I bought this as a Kindle book while stuck at a truckstop for two days, and finished it before I got a new load assignment. I got a number of good belly laughs and quite a bit of good background about the newspaper industry and business advertising from reading this title. Anyone who has ever experienced the frustration of sitting home all day waiting for 'the cable guy' will enjoy the chapter entitled 'Comcast must Die'.

Mr. Garfield's basic premise is that today's digital age is causing a complete collapse of the venerable print-based link between advertising and news content. Advertising/marketing paid for most, if not all of the cost of news gathering and distribution. When newspapers began publishing their news for free on the internet, they broke the link and are paying the price for it now by going bankrupt enmass.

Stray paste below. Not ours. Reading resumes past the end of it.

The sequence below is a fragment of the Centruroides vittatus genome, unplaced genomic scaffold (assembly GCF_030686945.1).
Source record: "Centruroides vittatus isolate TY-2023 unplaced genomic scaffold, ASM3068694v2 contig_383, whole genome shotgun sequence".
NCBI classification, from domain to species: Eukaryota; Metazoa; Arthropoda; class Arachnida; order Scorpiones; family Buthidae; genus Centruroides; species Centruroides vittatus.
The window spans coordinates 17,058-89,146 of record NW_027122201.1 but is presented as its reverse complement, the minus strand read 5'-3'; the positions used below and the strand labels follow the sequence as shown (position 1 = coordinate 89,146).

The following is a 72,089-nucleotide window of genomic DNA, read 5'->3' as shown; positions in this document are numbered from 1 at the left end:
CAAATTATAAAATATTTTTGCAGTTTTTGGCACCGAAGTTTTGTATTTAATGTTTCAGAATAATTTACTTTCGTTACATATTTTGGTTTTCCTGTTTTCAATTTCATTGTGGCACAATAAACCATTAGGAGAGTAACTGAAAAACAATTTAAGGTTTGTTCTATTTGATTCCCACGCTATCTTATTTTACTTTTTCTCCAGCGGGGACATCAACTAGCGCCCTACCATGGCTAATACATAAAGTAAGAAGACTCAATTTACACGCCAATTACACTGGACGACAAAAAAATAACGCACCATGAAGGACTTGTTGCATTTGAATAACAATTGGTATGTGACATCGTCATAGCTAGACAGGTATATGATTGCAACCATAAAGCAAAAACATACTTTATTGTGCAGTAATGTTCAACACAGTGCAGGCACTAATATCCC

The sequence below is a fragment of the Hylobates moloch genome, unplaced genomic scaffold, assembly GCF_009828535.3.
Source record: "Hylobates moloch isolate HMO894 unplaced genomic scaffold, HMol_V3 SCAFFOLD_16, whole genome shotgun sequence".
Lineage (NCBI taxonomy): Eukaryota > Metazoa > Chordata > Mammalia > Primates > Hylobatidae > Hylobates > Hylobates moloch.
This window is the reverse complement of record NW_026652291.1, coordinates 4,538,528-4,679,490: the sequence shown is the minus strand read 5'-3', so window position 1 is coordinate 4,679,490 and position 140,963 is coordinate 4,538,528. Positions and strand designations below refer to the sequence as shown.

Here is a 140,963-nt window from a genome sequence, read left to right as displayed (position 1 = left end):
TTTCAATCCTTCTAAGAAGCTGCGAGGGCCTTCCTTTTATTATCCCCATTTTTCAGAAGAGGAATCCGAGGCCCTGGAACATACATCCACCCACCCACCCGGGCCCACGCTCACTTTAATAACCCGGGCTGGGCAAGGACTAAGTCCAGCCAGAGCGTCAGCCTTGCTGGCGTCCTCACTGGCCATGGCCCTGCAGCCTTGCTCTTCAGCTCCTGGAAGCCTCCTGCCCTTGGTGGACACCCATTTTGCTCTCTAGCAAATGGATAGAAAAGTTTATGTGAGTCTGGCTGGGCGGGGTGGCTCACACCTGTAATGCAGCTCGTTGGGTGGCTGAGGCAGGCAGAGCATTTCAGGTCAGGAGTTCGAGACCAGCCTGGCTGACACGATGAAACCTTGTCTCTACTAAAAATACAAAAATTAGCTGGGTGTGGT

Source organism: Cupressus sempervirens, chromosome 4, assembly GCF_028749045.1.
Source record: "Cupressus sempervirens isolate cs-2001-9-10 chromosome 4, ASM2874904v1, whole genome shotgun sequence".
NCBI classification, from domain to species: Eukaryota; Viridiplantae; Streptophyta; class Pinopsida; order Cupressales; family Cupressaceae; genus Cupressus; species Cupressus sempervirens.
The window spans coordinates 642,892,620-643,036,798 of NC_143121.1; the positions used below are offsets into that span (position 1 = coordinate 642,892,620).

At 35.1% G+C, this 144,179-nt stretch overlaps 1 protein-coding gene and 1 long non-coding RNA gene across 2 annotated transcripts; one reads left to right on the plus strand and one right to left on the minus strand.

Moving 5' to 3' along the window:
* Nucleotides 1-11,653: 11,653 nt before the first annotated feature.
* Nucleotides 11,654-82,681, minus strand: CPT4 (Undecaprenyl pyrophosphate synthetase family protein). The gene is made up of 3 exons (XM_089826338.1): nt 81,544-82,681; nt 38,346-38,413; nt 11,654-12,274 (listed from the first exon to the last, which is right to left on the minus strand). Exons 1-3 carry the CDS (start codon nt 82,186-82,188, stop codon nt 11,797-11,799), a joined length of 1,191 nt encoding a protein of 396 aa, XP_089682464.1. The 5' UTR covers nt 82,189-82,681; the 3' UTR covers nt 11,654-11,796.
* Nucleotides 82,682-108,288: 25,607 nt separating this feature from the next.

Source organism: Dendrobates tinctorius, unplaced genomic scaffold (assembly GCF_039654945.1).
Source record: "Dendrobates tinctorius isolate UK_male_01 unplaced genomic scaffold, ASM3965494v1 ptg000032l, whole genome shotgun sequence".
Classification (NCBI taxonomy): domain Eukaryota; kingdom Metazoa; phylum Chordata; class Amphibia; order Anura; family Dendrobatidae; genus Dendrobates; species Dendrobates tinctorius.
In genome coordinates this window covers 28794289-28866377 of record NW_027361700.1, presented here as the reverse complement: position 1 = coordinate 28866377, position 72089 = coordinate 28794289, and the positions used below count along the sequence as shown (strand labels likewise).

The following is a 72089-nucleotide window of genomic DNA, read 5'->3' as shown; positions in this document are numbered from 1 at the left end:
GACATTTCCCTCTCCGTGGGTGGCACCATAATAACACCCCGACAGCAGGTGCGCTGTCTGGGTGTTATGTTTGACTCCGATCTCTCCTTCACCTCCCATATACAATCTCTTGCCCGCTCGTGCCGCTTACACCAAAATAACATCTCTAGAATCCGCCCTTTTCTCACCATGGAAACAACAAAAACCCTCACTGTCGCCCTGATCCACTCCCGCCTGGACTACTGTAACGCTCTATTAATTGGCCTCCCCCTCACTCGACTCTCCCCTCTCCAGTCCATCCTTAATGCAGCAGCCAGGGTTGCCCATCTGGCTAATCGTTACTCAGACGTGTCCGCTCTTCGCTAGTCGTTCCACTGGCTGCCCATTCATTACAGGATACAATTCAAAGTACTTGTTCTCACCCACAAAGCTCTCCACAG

'The Chaos Scenario' continues by discussing various examples of Internet-based advertising and marketing. Garfield covers YouTube, Comcast, LEGO, Twitter, Facebook, and how these and other Internet presences interact between themselves and the public.

The final chapter is a good discussion warning us all how carefully we must guard our own online presence, because once Google spots it, nothing you write online ever disappears.
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9 of 9 people found the following review helpful By Neal M. Burns on August 7, 2009
Format: Paperback